As the center of Cybersecurity Policy & Law staff get ready to celebrate the holiday season and take some time off, it’s time to look ahead to 2024 and offer some predictions on what we may see. 

Ari Schwartz:  CISA will release the final version of its software security self-attestation form for OMB to provide to agencies to use with companies selling software to the U.S. government.  This type of self-attestation will also catch on with several other countries as it provides a direct way for governments to hold software companies accountable for security of what they sell.

Jeremy Grant:  The world will finally make progress in supplanting the seemingly unkillable password, as passkeys powered by the FIDO standards start to supplant other forms of authentication. Passkeys will stop phishing attacks and force adversaries to invest in more resource-intensive attack vectors. It’s not a 2024 prediction, but I think passkey adoption gets enough momentum over the next few years that by 2027, we’ll finally have a year where compromised identities are not the number one attack vector exploited in breaches.  

Alex Botting: The EU and U.S. launched a Joint CyberSafe Products Action Plan to “achieve mutual recognition of their respective government-backed cybersecurity labeling programs and regulations for Internet of Things (IoT) devices.” I’m typically a skeptic of EU-U.S. efforts at regulatory alignment, given our experiences in the High-Level Regulatory Cooperation Forum and TTIP. I’m optimistic, however, about the potential for progress on this initiative. I think that the two governments will make substantial progress towards, and possibly even finalize, a mutual recognition agreement for their respective cyber labeling/regulatory schemes – the Cyber Resilience Act and the U.S. Cyber Trust Mark – in 2024.

Heather West: AI will continue to hold our fascination, with policymakers and legislators spending even more time thinking about what they may want to do. The impact of AI on cybersecurity will become more clear, with focus on how these technologies are shifting the balance of cybersecurity. Legislators worldwide will consider whether comprehensive regulation or sector/use specific rules are appropriate - and, I hope, focus on effective ways to judge and manage risk. We’ll see a whirlwind of testing, evaluation, and standards work around AI development and safety. Of course, all of this remains to be seen - the constant in 2023 was that AI technology and the policy discussion moved and changed quickly - and that isn’t going to change soon.

Grant Schneider:  The Securities and Exchange Commission will drive some enforcement actions related to their new cybersecurity regulations in order to incentivize companies to increase disclosure of cyber incidents.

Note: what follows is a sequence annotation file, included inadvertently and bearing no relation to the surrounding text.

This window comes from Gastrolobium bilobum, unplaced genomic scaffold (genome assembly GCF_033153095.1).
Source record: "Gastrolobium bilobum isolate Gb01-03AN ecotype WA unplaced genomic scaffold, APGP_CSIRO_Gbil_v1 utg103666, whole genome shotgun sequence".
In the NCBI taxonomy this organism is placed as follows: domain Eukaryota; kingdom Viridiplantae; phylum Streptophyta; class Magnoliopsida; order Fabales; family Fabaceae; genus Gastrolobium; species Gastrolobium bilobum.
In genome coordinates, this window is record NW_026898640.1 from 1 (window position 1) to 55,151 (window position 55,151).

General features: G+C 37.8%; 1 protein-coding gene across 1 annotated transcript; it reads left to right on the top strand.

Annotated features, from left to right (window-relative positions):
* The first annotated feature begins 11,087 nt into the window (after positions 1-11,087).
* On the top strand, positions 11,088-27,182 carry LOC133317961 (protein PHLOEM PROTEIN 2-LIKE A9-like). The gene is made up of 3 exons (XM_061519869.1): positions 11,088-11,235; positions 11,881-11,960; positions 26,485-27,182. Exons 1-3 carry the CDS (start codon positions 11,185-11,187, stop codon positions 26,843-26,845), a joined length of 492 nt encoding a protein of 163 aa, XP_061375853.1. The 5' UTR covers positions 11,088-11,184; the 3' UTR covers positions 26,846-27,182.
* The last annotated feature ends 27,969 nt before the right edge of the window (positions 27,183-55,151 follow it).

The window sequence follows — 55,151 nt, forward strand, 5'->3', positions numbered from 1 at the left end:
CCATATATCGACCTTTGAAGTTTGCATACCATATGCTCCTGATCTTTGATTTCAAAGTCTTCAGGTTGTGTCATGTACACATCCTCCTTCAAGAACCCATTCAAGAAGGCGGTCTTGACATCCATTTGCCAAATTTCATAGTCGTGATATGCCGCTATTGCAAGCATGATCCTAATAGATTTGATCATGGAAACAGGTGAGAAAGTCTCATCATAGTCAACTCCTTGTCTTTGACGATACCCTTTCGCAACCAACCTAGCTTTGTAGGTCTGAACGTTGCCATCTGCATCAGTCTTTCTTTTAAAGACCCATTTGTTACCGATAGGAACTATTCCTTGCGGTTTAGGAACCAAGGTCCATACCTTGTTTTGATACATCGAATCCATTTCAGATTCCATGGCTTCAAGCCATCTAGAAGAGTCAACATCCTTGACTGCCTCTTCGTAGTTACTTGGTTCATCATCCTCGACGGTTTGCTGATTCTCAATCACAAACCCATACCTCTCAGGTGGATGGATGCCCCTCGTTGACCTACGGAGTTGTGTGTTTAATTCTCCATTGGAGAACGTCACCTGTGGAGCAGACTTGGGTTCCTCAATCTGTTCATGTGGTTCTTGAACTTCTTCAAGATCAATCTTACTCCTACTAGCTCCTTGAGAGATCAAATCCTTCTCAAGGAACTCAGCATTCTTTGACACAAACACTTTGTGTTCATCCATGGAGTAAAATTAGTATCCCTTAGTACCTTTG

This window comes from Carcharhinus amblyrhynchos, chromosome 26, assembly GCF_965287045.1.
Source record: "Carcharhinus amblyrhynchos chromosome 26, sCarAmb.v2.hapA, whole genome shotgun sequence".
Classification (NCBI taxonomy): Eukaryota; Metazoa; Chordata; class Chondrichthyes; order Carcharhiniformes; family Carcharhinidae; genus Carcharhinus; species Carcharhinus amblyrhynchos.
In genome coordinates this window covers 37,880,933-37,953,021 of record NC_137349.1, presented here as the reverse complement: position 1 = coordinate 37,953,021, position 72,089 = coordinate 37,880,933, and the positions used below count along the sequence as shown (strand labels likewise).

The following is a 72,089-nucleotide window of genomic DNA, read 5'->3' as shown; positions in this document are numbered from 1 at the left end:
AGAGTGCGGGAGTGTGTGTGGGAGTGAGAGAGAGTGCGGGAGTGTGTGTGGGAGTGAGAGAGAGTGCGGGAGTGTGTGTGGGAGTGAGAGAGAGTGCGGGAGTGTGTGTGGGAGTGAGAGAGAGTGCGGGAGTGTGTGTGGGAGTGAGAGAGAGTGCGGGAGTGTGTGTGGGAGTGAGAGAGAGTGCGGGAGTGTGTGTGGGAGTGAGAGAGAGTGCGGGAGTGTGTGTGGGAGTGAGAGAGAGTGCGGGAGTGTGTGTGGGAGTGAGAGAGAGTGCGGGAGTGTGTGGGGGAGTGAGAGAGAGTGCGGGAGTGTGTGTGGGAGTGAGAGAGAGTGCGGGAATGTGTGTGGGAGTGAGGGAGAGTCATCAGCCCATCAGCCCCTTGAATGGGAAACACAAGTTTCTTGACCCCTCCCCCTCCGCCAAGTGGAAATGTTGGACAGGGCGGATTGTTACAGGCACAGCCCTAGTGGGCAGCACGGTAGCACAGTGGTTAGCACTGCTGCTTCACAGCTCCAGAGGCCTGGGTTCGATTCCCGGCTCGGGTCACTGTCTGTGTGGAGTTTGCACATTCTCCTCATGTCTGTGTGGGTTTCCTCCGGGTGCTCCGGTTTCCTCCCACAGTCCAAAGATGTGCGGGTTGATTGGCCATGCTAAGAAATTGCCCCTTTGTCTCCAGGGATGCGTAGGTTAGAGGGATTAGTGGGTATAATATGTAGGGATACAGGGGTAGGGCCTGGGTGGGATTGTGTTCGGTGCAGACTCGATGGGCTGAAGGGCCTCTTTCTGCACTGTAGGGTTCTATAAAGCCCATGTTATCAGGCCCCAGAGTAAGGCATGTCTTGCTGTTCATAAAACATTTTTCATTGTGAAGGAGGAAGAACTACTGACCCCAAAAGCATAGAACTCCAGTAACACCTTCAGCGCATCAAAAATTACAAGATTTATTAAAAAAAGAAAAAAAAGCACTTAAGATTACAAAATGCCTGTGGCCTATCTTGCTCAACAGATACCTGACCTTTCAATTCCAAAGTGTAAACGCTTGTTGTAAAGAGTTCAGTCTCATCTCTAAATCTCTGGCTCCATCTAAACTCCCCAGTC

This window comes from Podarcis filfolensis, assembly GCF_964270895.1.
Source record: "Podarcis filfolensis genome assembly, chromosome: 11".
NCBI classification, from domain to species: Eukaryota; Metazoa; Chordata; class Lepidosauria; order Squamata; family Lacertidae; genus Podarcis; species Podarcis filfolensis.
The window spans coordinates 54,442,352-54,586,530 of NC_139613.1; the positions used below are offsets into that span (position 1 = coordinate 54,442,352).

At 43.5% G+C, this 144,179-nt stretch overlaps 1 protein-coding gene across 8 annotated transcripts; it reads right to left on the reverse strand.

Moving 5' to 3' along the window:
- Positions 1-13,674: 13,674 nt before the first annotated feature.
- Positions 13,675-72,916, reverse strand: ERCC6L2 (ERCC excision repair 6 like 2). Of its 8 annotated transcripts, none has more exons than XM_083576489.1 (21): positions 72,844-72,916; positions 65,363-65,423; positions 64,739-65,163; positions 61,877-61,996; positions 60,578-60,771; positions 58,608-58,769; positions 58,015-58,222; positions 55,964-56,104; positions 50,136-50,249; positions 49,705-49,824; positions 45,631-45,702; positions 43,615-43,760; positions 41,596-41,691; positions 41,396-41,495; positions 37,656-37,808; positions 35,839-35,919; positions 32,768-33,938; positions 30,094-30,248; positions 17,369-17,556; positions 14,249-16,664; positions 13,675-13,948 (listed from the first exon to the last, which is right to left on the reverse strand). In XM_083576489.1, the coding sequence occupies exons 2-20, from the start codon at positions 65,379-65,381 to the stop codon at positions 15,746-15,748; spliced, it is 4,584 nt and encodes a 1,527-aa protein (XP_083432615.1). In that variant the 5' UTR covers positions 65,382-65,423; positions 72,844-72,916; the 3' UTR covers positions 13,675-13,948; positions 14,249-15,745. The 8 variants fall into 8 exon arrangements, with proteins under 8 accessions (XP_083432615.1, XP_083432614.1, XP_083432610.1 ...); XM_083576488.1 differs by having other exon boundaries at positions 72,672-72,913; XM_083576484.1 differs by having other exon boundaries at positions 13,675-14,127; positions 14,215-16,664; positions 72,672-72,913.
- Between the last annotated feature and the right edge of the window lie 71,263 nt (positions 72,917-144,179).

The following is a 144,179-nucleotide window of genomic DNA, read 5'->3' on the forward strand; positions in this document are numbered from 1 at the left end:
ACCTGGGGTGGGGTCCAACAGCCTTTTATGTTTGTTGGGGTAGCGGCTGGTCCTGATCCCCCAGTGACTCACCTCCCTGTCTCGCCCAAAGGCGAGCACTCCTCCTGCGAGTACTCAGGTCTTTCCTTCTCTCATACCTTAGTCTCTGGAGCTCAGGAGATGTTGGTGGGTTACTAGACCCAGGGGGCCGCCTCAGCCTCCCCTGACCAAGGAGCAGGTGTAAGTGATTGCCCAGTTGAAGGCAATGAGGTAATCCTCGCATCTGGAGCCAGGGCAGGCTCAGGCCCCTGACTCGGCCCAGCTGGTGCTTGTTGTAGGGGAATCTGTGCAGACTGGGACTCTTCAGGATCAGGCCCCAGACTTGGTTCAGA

Dan Wolf: We will continue to see executive actions from governors around the country as state policymakers debate how to integrate generative AI into digital government services. We will see dozens of additional task forces formed around the country as state governments fill the void left by the federal government in the regulation of AI technology.

Zack Martin: Sadly, I predict we will continue to see a lack of focus on a comprehensive digital identity strategy from U.S. law and policymakers. A handful of projects out of the National Institute of Standards and Technology, the National Cybersecurity Center of Excellence, and Department of Homeland Security Science & Technology Directorate will make progress on identity standards, mobile driver licenses, and identity proofing technologies. A larger holistic solution for digital identity that would stop fraud, prevent identity theft, and improve privacy isn’t going to happen anytime soon. 

Ivy Orecchio: I am cautiously optimistic about the passage of a federal privacy law in 2024. While the road ahead may pose challenges, the silver lining lies in the increased awareness among consumers about data privacy and the protection of personal information. In 2023, we saw growing momentum among states working to pass privacy legislation and empowering individuals with greater privacy rights. 

Alexis Steffaro: In 2024, I anticipate sustained initiatives at enhancing diversity, equity, and inclusion within the cybersecurity workforce. I look forward to seeing greater collaboration among government entities, industry stakeholders, and academic institutions to foster a broader more diverse pool of individuals expressing interest in entering the cybersecurity field!

Luke O’Grady: Tech companies will increasingly integrate AI into defensive cybersecurity solutions. This integration will help defenders to analyze vast amounts of data in real time and enable quicker and more effective threat detection. 

For more predictions make sure to check out the season finale of the Distilling Cyber Policy podcast that can be found on Apple Podcasts and Spotify.

Center Staff

Read Next

Progress Report: National Cyber Workforce and Education Strategy

The Office of the National Cyber Director released an Initial Stages of Implementation report on the National Cyber Workforce and Education Strategy showing progress made thus far.

PQC: Lead the Way or Fall Behind

NIST has selected the Post-Quantum Cryptography algorithms and now is the time for organizations to decide to lead or get left behind. Establishing a foundation of trust and protecting information and infrastructure with these standards is crucial.

Chevron Pattern Disrupted: The Impact on Cybersecurity Regulations

The Supreme Court struck down a long-standing precedent on the power of federal agencies to interpret and clarify the laws they enforce. The ruling will likely have a sweeping effect on regulations, including cybersecurity rules, in every sector.